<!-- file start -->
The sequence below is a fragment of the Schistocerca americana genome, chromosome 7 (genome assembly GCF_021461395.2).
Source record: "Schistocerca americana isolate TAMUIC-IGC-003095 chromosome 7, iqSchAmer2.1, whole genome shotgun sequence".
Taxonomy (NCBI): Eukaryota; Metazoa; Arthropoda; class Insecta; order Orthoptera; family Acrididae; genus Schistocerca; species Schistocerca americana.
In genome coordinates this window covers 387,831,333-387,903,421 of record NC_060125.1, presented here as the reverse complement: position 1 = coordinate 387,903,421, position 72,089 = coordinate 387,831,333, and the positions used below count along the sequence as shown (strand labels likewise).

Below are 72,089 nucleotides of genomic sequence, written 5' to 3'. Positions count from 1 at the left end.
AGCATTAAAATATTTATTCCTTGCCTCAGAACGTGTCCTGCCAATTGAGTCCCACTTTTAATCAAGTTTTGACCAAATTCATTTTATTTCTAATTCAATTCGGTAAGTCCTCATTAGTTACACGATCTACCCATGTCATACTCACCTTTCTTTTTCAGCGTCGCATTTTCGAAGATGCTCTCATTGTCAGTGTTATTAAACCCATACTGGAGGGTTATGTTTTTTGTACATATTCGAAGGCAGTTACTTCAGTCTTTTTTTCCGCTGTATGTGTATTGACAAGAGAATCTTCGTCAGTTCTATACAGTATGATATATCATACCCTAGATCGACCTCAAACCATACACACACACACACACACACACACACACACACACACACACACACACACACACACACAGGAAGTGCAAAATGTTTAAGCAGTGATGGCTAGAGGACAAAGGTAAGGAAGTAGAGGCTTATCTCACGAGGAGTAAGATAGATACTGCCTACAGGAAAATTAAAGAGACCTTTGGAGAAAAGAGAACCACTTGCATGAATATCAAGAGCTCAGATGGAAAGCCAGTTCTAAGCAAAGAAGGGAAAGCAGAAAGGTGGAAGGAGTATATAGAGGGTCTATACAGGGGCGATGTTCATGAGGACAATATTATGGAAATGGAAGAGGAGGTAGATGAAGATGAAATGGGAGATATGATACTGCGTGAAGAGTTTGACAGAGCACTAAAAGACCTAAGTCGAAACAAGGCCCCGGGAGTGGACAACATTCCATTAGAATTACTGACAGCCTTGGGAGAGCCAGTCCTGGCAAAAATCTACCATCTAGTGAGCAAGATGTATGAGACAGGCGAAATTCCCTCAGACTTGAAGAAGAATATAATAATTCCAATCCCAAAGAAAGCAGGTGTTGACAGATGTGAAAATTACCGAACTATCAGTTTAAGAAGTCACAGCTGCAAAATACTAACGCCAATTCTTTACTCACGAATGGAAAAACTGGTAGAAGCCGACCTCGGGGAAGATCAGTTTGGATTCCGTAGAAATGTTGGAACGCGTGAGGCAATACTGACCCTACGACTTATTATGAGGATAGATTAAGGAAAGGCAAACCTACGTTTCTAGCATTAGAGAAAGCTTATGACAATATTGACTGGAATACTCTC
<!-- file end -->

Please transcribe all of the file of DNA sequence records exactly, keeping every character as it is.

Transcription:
The sequence below is a fragment of the Schistocerca americana genome, chromosome 7 (genome assembly GCF_021461395.2).
Source record: "Schistocerca americana isolate TAMUIC-IGC-003095 chromosome 7, iqSchAmer2.1, whole genome shotgun sequence".
Taxonomy (NCBI): Eukaryota; Metazoa; Arthropoda; class Insecta; order Orthoptera; family Acrididae; genus Schistocerca; species Schistocerca americana.
In genome coordinates this window covers 387,831,333-387,903,421 of record NC_060125.1, presented here as the reverse complement: position 1 = coordinate 387,903,421, position 72,089 = coordinate 387,831,333, and the positions used below count along the sequence as shown (strand labels likewise).

Below are 72,089 nucleotides of genomic sequence, written 5' to 3'. Positions count from 1 at the left end.
AGCATTAAAATATTTATTCCTTGCCTCAGAACGTGTCCTGCCAATTGAGTCCCACTTTTAATCAAGTTTTGACCAAATTCATTTTATTTCTAATTCAATTCGGTAAGTCCTCATTAGTTACACGATCTACCCATGTCATACTCACCTTTCTTTTTCAGCGTCGCATTTTCGAAGATGCTCTCATTGTCAGTGTTATTAAACCCATACTGGAGGGTTATGTTTTTTGTACATATTCGAAGGCAGTTACTTCAGTCTTTTTTTCCGCTGTATGTGTATTGACAAGAGAATCTTCGTCAGTTCTATACAGTATGATATATCATACCCTAGATCGACCTCAAACCATACACACACACACACACACACACACACACACACACACACACACACACACACACACACAGGAAGTGCAAAATGTTTAAGCAGTGATGGCTAGAGGACAAAGGTAAGGAAGTAGAGGCTTATCTCACGAGGAGTAAGATAGATACTGCCTACAGGAAAATTAAAGAGACCTTTGGAGAAAAGAGAACCACTTGCATGAATATCAAGAGCTCAGATGGAAAGCCAGTTCTAAGCAAAGAAGGGAAAGCAGAAAGGTGGAAGGAGTATATAGAGGGTCTATACAGGGGCGATGTTCATGAGGACAATATTATGGAAATGGAAGAGGAGGTAGATGAAGATGAAATGGGAGATATGATACTGCGTGAAGAGTTTGACAGAGCACTAAAAGACCTAAGTCGAAACAAGGCCCCGGGAGTGGACAACATTCCATTAGAATTACTGACAGCCTTGGGAGAGCCAGTCCTGGCAAAAATCTACCATCTAGTGAGCAAGATGTATGAGACAGGCGAAATTCCCTCAGACTTGAAGAAGAATATAATAATTCCAATCCCAAAGAAAGCAGGTGTTGACAGATGTGAAAATTACCGAACTATCAGTTTAAGAAGTCACAGCTGCAAAATACTAACGCCAATTCTTTACTCACGAATGGAAAAACTGGTAGAAGCCGACCTCGGGGAAGATCAGTTTGGATTCCGTAGAAATGTTGGAACGCGTGAGGCAATACTGACCCTACGACTTATTATGAGGATAGATTAAGGAAAGGCAAACCTACGTTTCTAGCATTAGAGAAAGCTTATGACAATATTGACTGGAATACTCTC